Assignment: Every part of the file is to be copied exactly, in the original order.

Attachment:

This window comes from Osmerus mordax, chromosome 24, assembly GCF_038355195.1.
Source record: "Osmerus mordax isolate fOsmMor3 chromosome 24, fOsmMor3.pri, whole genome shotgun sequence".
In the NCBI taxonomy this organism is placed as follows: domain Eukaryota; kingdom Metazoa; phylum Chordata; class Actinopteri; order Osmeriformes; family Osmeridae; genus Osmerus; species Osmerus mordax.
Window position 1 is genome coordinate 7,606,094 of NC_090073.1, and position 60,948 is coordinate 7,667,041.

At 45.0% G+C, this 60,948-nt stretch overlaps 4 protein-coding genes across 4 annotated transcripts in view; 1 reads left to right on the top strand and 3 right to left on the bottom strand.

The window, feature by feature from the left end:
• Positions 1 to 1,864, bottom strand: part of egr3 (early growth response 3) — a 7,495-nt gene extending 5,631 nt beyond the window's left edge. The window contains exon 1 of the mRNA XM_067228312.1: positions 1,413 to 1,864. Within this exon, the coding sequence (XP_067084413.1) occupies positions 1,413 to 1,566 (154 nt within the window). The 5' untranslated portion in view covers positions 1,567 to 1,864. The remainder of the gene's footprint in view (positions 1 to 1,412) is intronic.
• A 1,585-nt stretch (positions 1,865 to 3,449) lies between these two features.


This window comes from Osmerus mordax, chromosome 24, assembly GCF_038355195.1.
Source record: "Osmerus mordax isolate fOsmMor3 chromosome 24, fOsmMor3.pri, whole genome shotgun sequence".
In the NCBI taxonomy this organism is placed as follows: domain Eukaryota; kingdom Metazoa; phylum Chordata; class Actinopteri; order Osmeriformes; family Osmeridae; genus Osmerus; species Osmerus mordax.
Window position 1 is genome coordinate 7,606,094 of NC_090073.1, and position 60,948 is coordinate 7,667,041.

At 45.0% G+C, this 60,948-nt stretch overlaps 4 protein-coding genes across 4 annotated transcripts in view; 1 reads left to right on the top strand and 3 right to left on the bottom strand.

The window, feature by feature from the left end:
• Positions 1 to 1,864, bottom strand: part of egr3 (early growth response 3) — a 7,495-nt gene extending 5,631 nt beyond the window's left edge. The window contains exon 1 of the mRNA XM_067228312.1: positions 1,413 to 1,864. Within this exon, the coding sequence (XP_067084413.1) occupies positions 1,413 to 1,566 (154 nt within the window). The 5' untranslated portion in view covers positions 1,567 to 1,864. The remainder of the gene's footprint in view (positions 1 to 1,412) is intronic.
• A 1,585-nt stretch (positions 1,865 to 3,449) lies between these two features.